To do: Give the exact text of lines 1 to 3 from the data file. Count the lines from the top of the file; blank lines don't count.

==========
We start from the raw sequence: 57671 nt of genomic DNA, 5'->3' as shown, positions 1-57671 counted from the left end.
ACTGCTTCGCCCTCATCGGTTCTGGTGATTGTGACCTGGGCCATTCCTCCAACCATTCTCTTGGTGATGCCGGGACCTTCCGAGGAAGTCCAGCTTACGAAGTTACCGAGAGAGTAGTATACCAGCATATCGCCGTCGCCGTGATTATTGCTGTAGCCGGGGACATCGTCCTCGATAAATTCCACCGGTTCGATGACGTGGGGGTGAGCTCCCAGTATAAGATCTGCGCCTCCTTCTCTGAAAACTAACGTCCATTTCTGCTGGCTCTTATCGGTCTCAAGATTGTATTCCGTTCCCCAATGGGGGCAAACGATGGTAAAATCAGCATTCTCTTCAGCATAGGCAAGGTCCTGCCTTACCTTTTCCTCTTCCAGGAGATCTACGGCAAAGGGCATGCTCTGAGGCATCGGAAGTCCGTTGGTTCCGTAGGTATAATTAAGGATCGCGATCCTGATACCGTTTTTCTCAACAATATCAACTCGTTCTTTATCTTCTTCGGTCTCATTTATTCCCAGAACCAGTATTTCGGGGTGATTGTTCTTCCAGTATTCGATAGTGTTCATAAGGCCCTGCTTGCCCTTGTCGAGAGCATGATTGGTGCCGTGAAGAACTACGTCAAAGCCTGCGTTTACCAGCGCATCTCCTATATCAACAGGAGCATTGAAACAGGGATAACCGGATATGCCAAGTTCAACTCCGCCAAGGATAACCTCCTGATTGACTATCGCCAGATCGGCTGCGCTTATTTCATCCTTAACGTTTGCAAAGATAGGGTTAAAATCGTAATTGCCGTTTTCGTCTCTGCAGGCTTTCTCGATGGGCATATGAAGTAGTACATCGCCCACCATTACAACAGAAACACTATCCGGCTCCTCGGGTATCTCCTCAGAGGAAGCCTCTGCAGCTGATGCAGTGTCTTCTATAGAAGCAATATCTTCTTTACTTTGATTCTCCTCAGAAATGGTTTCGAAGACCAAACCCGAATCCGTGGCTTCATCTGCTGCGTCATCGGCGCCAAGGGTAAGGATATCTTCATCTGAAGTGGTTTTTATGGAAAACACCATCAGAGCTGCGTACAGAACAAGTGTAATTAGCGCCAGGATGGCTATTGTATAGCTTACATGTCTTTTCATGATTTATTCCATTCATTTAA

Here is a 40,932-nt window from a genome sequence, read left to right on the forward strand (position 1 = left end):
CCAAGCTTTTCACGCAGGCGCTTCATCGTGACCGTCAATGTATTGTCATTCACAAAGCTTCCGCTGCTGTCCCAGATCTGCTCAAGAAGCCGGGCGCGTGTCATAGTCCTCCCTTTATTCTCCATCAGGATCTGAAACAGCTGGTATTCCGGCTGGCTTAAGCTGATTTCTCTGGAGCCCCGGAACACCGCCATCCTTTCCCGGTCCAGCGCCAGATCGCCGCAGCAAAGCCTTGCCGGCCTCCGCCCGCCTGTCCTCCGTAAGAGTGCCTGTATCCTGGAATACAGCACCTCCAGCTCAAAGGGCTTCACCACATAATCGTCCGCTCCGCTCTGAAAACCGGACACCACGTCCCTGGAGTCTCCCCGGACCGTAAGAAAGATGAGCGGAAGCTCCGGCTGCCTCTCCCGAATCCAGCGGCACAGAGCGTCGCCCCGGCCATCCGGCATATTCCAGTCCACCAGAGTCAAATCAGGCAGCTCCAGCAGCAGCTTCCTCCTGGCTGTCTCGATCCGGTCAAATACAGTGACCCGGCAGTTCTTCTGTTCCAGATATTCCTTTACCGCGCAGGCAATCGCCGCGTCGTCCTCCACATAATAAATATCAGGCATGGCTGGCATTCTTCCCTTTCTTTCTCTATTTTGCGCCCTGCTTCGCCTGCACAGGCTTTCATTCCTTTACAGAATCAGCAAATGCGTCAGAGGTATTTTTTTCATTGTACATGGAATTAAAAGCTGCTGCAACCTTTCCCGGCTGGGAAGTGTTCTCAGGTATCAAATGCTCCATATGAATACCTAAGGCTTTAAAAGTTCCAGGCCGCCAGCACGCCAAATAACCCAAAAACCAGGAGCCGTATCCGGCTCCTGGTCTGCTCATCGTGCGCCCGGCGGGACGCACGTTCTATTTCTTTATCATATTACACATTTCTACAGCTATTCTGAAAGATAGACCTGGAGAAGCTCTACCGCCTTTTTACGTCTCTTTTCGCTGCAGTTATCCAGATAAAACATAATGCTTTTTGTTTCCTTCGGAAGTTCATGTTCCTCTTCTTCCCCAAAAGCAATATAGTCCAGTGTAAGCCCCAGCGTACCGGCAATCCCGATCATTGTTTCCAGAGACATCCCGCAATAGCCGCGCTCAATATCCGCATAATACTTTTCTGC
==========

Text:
We start from the raw sequence: 57671 nt of genomic DNA, 5'->3' as shown, positions 1-57671 counted from the left end.
ACTGCTTCGCCCTCATCGGTTCTGGTGATTGTGACCTGGGCCATTCCTCCAACCATTCTCTTGGTGATGCCGGGACCTTCCGAGGAAGTCCAGCTTACGAAGTTACCGAGAGAGTAGTATACCAGCATATCGCCGTCGCCGTGATTATTGCTGTAGCCGGGGACATCGTCCTCGATAAATTCCACCGGTTCGATGACGTGGGGGTGAGCTCCCAGTATAAGATCTGCGCCTCCTTCTCTGAAAACTAACGTCCATTTCTGCTGGCTCTTATCGGTCTCAAGATTGTATTCCGTTCCCCAATGGGGGCAAACGATGGTAAAATCAGCATTCTCTTCAGCATAGGCAAGGTCCTGCCTTACCTTTTCCTCTTCCAGGAGATCTACGGCAAAGGGCATGCTCTGAGGCATCGGAAGTCCGTTGGTTCCGTAGGTATAATTAAGGATCGCGATCCTGATACCGTTTTTCTCAACAATATCAACTCGTTCTTTATCTTCTTCGGTCTCATTTATTCCCAGAACCAGTATTTCGGGGTGATTGTTCTTCCAGTATTCGATAGTGTTCATAAGGCCCTGCTTGCCCTTGTCGAGAGCATGATTGGTGCCGTGAAGAACTACGTCAAAGCCTGCGTTTACCAGCGCATCTCCTATATCAACAGGAGCATTGAAACAGGGATAACCGGATATGCCAAGTTCAACTCCGCCAAGGATAACCTCCTGATTGACTATCGCCAGATCGGCTGCGCTTATTTCATCCTTAACGTTTGCAAAGATAGGGTTAAAATCGTAATTGCCGTTTTCGTCTCTGCAGGCTTTCTCGATGGGCATATGAAGTAGTACATCGCCCACCATTACAACAGAAACACTATCCGGCTCCTCGGGTATCTCCTCAGAGGAAGCCTCTGCAGCTGATGCAGTGTCTTCTATAGAAGCAATATCTTCTTTACTTTGATTCTCCTCAGAAATGGTTTCGAAGACCAAACCCGAATCCGTGGCTTCATCTGCTGCGTCATCGGCGCCAAGGGTAAGGATATCTTCATCTGAAGTGGTTTTTATGGAAAACACCATCAGAGCTGCGTACAGAACAAGTGTAATTAGCGCCAGGATGGCTATTGTATAGCTTACATGTCTTTTCATGATTTATTCCATTCATTTAA

Here is a 40,932-nt window from a genome sequence, read left to right on the forward strand (position 1 = left end):